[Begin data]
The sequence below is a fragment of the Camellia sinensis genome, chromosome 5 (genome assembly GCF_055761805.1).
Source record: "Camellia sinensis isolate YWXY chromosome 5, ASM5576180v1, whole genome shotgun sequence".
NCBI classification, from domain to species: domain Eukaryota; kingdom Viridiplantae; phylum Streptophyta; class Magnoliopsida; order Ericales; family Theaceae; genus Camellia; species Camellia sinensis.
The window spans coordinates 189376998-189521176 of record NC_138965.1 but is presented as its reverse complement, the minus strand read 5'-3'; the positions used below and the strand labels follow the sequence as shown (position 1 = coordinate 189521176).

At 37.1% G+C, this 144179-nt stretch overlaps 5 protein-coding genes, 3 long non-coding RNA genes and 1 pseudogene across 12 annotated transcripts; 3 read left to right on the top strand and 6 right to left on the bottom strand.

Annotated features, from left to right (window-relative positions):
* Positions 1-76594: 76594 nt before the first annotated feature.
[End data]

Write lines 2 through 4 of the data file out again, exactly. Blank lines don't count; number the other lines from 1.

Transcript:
Source record: "Camellia sinensis isolate YWXY chromosome 5, ASM5576180v1, whole genome shotgun sequence".
NCBI classification, from domain to species: domain Eukaryota; kingdom Viridiplantae; phylum Streptophyta; class Magnoliopsida; order Ericales; family Theaceae; genus Camellia; species Camellia sinensis.
The window spans coordinates 189376998-189521176 of record NC_138965.1 but is presented as its reverse complement, the minus strand read 5'-3'; the positions used below and the strand labels follow the sequence as shown (position 1 = coordinate 189521176).